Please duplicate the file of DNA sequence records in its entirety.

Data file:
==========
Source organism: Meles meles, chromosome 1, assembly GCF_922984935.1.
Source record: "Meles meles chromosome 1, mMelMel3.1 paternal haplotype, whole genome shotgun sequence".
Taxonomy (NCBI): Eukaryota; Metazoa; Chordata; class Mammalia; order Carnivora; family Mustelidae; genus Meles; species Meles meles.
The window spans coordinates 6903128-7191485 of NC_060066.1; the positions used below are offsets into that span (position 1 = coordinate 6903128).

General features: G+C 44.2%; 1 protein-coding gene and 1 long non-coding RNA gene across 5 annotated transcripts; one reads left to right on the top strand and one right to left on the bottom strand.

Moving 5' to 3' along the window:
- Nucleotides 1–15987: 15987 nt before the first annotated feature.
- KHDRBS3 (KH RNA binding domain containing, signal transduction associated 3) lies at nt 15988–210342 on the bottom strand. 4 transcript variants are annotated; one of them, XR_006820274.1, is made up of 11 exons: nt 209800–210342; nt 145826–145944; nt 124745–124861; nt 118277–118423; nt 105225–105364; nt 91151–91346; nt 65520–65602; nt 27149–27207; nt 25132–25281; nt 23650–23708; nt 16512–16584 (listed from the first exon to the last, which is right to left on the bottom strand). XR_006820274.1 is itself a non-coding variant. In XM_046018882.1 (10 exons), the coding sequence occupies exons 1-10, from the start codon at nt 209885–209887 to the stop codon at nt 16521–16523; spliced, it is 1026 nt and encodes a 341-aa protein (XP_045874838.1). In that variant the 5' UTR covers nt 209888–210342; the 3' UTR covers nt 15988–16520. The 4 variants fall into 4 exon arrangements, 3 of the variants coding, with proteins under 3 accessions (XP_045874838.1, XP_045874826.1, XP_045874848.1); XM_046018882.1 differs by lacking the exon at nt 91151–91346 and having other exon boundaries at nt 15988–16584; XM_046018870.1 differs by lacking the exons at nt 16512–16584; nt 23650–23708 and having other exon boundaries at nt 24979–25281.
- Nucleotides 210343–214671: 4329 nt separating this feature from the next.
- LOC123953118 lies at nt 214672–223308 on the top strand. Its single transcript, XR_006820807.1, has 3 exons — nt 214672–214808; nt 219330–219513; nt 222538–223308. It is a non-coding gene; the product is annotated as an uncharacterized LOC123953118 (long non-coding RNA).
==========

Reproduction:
Source organism: Meles meles, chromosome 1, assembly GCF_922984935.1.
Source record: "Meles meles chromosome 1, mMelMel3.1 paternal haplotype, whole genome shotgun sequence".
Taxonomy (NCBI): Eukaryota; Metazoa; Chordata; class Mammalia; order Carnivora; family Mustelidae; genus Meles; species Meles meles.
The window spans coordinates 6903128-7191485 of NC_060066.1; the positions used below are offsets into that span (position 1 = coordinate 6903128).

General features: G+C 44.2%; 1 protein-coding gene and 1 long non-coding RNA gene across 5 annotated transcripts; one reads left to right on the top strand and one right to left on the bottom strand.

Moving 5' to 3' along the window:
- Nucleotides 1–15987: 15987 nt before the first annotated feature.
- KHDRBS3 (KH RNA binding domain containing, signal transduction associated 3) lies at nt 15988–210342 on the bottom strand. 4 transcript variants are annotated; one of them, XR_006820274.1, is made up of 11 exons: nt 209800–210342; nt 145826–145944; nt 124745–124861; nt 118277–118423; nt 105225–105364; nt 91151–91346; nt 65520–65602; nt 27149–27207; nt 25132–25281; nt 23650–23708; nt 16512–16584 (listed from the first exon to the last, which is right to left on the bottom strand). XR_006820274.1 is itself a non-coding variant. In XM_046018882.1 (10 exons), the coding sequence occupies exons 1-10, from the start codon at nt 209885–209887 to the stop codon at nt 16521–16523; spliced, it is 1026 nt and encodes a 341-aa protein (XP_045874838.1). In that variant the 5' UTR covers nt 209888–210342; the 3' UTR covers nt 15988–16520. The 4 variants fall into 4 exon arrangements, 3 of the variants coding, with proteins under 3 accessions (XP_045874838.1, XP_045874826.1, XP_045874848.1); XM_046018882.1 differs by lacking the exon at nt 91151–91346 and having other exon boundaries at nt 15988–16584; XM_046018870.1 differs by lacking the exons at nt 16512–16584; nt 23650–23708 and having other exon boundaries at nt 24979–25281.
- Nucleotides 210343–214671: 4329 nt separating this feature from the next.
- LOC123953118 lies at nt 214672–223308 on the top strand. Its single transcript, XR_006820807.1, has 3 exons — nt 214672–214808; nt 219330–219513; nt 222538–223308. It is a non-coding gene; the product is annotated as an uncharacterized LOC123953118 (long non-coding RNA).